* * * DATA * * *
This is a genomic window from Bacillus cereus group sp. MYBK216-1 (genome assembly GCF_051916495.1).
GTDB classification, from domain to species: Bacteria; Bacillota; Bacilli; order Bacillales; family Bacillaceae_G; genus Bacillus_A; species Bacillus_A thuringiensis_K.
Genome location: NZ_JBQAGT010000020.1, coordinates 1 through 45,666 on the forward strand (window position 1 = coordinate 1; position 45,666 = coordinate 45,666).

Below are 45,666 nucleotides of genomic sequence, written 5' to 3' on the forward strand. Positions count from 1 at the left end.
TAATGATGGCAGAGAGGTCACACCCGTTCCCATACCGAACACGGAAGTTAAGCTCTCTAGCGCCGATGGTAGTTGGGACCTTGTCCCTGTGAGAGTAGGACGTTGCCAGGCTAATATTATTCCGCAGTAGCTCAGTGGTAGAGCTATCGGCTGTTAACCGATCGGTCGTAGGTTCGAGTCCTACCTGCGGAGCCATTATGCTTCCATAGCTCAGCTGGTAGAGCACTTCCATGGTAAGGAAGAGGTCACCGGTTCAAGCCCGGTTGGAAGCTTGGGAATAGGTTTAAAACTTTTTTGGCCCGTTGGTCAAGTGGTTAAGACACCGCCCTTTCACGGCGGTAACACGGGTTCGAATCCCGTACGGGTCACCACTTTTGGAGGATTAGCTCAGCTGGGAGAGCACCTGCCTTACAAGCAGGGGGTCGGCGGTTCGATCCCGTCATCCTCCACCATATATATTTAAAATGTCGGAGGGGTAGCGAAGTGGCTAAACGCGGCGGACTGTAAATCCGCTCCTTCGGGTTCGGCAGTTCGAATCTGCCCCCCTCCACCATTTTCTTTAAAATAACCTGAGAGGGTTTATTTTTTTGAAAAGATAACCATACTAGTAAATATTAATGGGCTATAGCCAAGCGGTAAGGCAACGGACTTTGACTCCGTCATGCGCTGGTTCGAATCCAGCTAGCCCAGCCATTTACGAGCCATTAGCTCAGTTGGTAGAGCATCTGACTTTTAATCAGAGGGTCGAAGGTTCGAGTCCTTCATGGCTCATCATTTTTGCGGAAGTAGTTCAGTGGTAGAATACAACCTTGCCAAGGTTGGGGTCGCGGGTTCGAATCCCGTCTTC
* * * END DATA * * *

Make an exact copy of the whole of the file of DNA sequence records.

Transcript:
This is a genomic window from Bacillus cereus group sp. MYBK216-1 (genome assembly GCF_051916495.1).
GTDB classification, from domain to species: Bacteria; Bacillota; Bacilli; order Bacillales; family Bacillaceae_G; genus Bacillus_A; species Bacillus_A thuringiensis_K.
Genome location: NZ_JBQAGT010000020.1, coordinates 1 through 45,666 on the forward strand (window position 1 = coordinate 1; position 45,666 = coordinate 45,666).

Below are 45,666 nucleotides of genomic sequence, written 5' to 3' on the forward strand. Positions count from 1 at the left end.
TAATGATGGCAGAGAGGTCACACCCGTTCCCATACCGAACACGGAAGTTAAGCTCTCTAGCGCCGATGGTAGTTGGGACCTTGTCCCTGTGAGAGTAGGACGTTGCCAGGCTAATATTATTCCGCAGTAGCTCAGTGGTAGAGCTATCGGCTGTTAACCGATCGGTCGTAGGTTCGAGTCCTACCTGCGGAGCCATTATGCTTCCATAGCTCAGCTGGTAGAGCACTTCCATGGTAAGGAAGAGGTCACCGGTTCAAGCCCGGTTGGAAGCTTGGGAATAGGTTTAAAACTTTTTTGGCCCGTTGGTCAAGTGGTTAAGACACCGCCCTTTCACGGCGGTAACACGGGTTCGAATCCCGTACGGGTCACCACTTTTGGAGGATTAGCTCAGCTGGGAGAGCACCTGCCTTACAAGCAGGGGGTCGGCGGTTCGATCCCGTCATCCTCCACCATATATATTTAAAATGTCGGAGGGGTAGCGAAGTGGCTAAACGCGGCGGACTGTAAATCCGCTCCTTCGGGTTCGGCAGTTCGAATCTGCCCCCCTCCACCATTTTCTTTAAAATAACCTGAGAGGGTTTATTTTTTTGAAAAGATAACCATACTAGTAAATATTAATGGGCTATAGCCAAGCGGTAAGGCAACGGACTTTGACTCCGTCATGCGCTGGTTCGAATCCAGCTAGCCCAGCCATTTACGAGCCATTAGCTCAGTTGGTAGAGCATCTGACTTTTAATCAGAGGGTCGAAGGTTCGAGTCCTTCATGGCTCATCATTTTTGCGGAAGTAGTTCAGTGGTAGAATACAACCTTGCCAAGGTTGGGGTCGCGGGTTCGAATCCCGTCTTC